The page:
Securing a Slave Bind 9.x Server that's accepting TSIG Zone Transfers

Submitted by Tom Thorp on Thursday, September 8, 2016 - 15:14
Modified on Friday, July 5, 2019 - 22:06
What is TSIG - Transaction SIGnature?


A Bind 9.x server has been installed and configured as a Slave host to an existing Master. TSIG has been configured on both the Master and the Slave servers so that changes to zone files can be transferred securely. Transfers between the Master and the Slave server has been tested and confirmed to be working. 


Upon looking at the Slave logs, you notice there is a number of entries originating from outside the secure network, trying to establish a zone transfer. An example is as follows: 
validating ./NS: got insecure response; parent indicates it should be secure
insecurity proof failed resolving './NS/IN':


The default configuration of a Bind 9.x server enables dnssec by default. (It is included in the 'options' section of named.conf . ) Thus, all name resolution traffic that gets directed through the Slave, will be subjected to dnssec . Since our Slave server is going to be used for resolving traffic other than zones it is hosting, we have to change the configuration of the Slave server. This is when Views and ACLs are most handy. 
Firstly, a background: 


ACLs (as its' name suggests) are Access Control Lists. Dependent on what the client's IP address was assigned, determines which control list(s) (ie. ACL(s)) is assigned to. Here is an example of two ACLs:
acl trusted { key ZoneXFER;;; localhost; };
acl guest { !key ZoneXFER;;; };
In the first ACL, the ACL 'trusted' will only consider client's IP addresses that have a valid TSIG key 'ZoneXFER', and are within the two Class C subnet ranges, as well as itself 'localhost'. However with ACL 'guest', it will only consider client's IP addresses that don't have a valid TSIG key 'ZoneXFER' (note the '!' indicating NOT), and are within the two Class C subnets. Note that 'localhost' has been excluded from the list for client's that aren't trusted. ACLs can be made as granular you want them, depending upon the type of network you are administering and how secure it needs to be. 


Views are a way of segmenting the name server access across the network. Think of a View like a separate instance of Bind with a fancy multiplexer in front that determines whereabouts the packet of information gets access to. Views work in conjuction with the ACLs that you assigned in the configuration file. For example: you may want to give clients on one subnet access to the internet, whilst clients on another subnet won't be given access. That's what a Bind 9.x server configured with Views is able to do.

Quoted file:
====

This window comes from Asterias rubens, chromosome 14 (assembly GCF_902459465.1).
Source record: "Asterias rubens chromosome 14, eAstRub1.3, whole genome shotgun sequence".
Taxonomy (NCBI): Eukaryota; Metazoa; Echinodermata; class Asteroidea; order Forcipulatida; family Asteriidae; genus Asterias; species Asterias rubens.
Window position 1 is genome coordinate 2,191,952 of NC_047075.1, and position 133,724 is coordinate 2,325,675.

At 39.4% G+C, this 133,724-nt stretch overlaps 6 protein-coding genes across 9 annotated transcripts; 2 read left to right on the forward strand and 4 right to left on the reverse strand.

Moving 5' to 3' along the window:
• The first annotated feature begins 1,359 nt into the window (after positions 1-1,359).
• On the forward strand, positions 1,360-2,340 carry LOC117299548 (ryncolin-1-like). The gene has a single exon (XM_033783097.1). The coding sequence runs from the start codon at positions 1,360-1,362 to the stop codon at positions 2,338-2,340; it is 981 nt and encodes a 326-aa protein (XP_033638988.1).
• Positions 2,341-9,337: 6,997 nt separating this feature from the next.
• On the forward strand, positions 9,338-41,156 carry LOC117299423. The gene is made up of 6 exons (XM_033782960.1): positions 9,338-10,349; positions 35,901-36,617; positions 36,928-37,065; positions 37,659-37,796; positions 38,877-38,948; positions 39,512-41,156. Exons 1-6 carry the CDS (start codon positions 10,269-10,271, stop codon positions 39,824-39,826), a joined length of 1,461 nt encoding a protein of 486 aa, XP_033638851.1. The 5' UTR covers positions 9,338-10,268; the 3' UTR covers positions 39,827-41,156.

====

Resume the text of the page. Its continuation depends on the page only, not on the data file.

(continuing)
Configuring Named.conf

To configure the Slave so that it properly routes both secured and insecured traffic, you need to implement two views - one for each scenario type. Here I will outline the changes to my configuration. 
options {
dnssec-enable no;
dnssec-validation no;
allow-recursion { none; };

acl trusted { key ZoneXFER;;; localhost; };
acl guest { !key ZoneXFER;;; };

view trusted {
   dnssec-enable yes;
   dnssec-validation yes;
   match-clients { trusted; };
   allow-recursion { any; };
   allow-transfer { key ZoneXFER; };

   zone "thorp.intnet" IN {
      type slave;
      file "trusted/";
      masters { <master ip> key ZoneXFER; };

view guest {
   match-clients { guest; };
   allow-recursion { any; };
In the 'options' section, I turned off the dnssec settings so as process these settings later in a View. I also disabled recursion by default as a security precaution. 
Following on are the ACLs that will help determine which client will be a member of.
Next is the 'trusted' View . How access to the View is determined is by what is contained in the 'match-clients' statement. This statement contains the ACL that the client needs to satisfy. If the client doesn't satisfy the 'match-clients' statement, then the client won't gain access to the resources contained within the View. In this case, a trusted client will have the dnssec features enabled, allow transfers via the TSIG key 'ZoneXFER', and more specifically accept zone transfers of the zone 'thorp.intnet' from the Master via TSIG key 'ZoneXFER'. 
Finally is the 'guest' View' . This allows client matching the 'guest' ACL to allow recursion, and to use the dnssec settings described in 'options' (ie. turned off). 

In Summary

Views and ACLs are powerful tools to implement when configuring your Bind installation, particularly in a complex network environment. As always, check and re-check your configuration in every scenario, as well as continually monitor your log files in case of unwelcome intruders. 

About the author

Tom Thorp
Tom Thorp is an IT Consultant living in Miami on Queensland's Gold Coast. With over 30+ years working in the IT industry, Tom's experience is a broad canvas. The IT services Tom provides to his clients, includes :
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